It encourages those of us who are broken, that such experiences of brokenness puts us in a special capacity to minister to those who are broken themselves. In other words, it takes a broken to understand the broken.
"When you have hurt, you can hurt with them and tell them that you, too, have felt that burn on your skin." (170)

It is also interesting to try to understand what the author uses 'the scent of water' as a title. As I reflect, I can understand that grace is like a scent that can penetrate all cultures. At the same time, grace water can trickle down to all corners of mankind. Through scent-like penetration and water-like trickling, grace can spread to heal every kind of broken.

This is a beautiful book not because it says nice things with pretty words and prose. It is beautiful because it sees the potential of grace that can bring healing to a broken world, a grace that can restore meaning back into relationships previously broken, a grace that reminds us that in the end, the view from the top is spectacular. The world needs hope. People needs hope. Brokenness is not the end. It is a reminder that there is God, only God can make a broken world whole again.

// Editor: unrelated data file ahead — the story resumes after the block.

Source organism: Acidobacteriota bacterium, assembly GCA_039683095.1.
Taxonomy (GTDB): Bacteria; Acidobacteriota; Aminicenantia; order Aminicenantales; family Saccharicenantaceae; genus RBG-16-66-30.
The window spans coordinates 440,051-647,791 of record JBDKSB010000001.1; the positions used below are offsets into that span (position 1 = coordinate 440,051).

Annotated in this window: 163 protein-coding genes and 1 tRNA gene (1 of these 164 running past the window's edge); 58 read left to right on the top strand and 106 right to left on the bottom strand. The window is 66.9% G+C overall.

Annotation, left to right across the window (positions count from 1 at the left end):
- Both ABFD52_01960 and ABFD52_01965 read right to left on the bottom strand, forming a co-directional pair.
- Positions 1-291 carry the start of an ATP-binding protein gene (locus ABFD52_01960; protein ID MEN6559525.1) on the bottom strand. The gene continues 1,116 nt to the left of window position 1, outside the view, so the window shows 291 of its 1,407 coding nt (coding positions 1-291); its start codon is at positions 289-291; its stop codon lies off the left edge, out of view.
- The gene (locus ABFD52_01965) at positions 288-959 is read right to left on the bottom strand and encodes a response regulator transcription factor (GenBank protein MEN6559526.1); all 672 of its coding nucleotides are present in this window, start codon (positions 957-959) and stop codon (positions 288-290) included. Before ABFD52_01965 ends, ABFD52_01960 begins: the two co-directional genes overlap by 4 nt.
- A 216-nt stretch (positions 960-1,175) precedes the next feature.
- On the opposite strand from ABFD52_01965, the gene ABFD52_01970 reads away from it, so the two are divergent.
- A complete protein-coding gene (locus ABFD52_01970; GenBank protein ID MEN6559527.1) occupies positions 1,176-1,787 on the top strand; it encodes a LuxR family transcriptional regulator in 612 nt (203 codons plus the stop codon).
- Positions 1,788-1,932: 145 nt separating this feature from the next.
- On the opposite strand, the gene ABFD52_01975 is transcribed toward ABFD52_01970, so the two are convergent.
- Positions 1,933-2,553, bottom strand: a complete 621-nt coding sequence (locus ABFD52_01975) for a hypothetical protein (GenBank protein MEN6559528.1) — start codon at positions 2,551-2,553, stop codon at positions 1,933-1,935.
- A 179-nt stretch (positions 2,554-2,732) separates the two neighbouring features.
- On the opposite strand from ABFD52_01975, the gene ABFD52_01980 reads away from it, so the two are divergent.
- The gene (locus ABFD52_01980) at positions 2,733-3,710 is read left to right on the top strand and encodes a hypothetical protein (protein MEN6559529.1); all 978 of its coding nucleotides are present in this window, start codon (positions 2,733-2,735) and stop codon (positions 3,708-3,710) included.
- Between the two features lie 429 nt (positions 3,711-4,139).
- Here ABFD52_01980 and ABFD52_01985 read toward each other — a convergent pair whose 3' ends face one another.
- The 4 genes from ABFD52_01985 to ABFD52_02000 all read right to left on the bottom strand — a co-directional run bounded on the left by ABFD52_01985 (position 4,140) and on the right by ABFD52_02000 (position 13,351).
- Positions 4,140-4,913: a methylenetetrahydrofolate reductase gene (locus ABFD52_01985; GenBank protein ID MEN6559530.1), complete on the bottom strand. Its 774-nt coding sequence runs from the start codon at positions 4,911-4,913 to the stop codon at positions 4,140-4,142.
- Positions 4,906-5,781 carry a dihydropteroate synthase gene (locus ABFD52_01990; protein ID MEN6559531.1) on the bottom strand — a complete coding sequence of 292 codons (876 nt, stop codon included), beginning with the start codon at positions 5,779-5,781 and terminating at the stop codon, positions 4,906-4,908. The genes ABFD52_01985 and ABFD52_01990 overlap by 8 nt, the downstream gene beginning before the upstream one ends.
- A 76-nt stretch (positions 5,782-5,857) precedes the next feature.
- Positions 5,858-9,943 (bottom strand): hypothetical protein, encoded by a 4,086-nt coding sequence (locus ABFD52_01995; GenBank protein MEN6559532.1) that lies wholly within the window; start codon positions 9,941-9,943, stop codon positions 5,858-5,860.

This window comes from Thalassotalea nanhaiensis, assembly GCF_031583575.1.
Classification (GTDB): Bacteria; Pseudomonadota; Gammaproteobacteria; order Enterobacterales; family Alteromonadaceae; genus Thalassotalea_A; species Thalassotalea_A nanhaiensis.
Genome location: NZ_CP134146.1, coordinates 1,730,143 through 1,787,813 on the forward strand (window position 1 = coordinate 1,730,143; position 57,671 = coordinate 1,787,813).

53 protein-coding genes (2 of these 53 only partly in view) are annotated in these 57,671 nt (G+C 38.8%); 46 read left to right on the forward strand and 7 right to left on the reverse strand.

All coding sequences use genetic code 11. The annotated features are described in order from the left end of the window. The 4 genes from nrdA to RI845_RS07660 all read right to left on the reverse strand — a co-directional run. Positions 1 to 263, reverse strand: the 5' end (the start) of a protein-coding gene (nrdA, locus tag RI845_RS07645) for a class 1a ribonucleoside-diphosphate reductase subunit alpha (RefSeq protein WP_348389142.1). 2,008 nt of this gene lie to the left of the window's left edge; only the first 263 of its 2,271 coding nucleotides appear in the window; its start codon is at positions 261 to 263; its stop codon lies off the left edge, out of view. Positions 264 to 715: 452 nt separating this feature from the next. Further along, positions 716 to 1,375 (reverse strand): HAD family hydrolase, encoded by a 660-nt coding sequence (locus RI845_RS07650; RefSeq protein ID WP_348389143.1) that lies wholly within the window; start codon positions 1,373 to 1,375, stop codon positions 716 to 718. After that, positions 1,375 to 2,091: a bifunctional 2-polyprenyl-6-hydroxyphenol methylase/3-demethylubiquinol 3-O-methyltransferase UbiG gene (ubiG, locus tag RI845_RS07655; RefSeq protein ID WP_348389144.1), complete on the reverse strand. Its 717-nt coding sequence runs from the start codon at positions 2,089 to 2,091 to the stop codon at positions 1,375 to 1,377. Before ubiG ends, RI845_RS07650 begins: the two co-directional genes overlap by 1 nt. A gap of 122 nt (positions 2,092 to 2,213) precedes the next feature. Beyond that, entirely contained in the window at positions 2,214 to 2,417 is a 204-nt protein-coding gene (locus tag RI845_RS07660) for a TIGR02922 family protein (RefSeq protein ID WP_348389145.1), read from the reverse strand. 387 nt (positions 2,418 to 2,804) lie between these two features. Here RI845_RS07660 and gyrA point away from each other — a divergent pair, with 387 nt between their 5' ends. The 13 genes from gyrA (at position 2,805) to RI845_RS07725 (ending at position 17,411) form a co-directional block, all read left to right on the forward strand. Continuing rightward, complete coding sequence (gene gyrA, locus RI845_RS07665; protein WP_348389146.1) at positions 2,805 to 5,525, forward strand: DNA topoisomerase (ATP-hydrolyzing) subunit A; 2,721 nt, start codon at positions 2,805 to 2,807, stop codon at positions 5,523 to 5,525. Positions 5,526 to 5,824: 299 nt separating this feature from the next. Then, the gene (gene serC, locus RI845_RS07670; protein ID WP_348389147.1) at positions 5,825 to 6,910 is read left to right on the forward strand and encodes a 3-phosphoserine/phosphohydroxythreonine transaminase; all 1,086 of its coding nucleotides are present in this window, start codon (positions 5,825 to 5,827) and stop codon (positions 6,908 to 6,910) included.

4 stars of 5.


This book has been supplied to me free courtesy of Zondervan without any obligation for a positive review. Opinions expressed are freely mine.


  1. Hey Conrade, thanks for sharing your review! I have also read and reviewed this book on my blog. (And incidentally, we have the same bookshelf pattern on our background. :)

    I like the way you split up the sections: Anger, anguish, appreciation. It was helpful to think of it that way.


  2. Hi Rachel,

    Thank you for your comments and encouragement. Your point about the 'same bookshelf pattern' makes me wonder if it is possible to start a 'All-same-bookshelf-pattern-of-the-world-bloggers-unite' group. :)

    I'll hop over to your blog and review.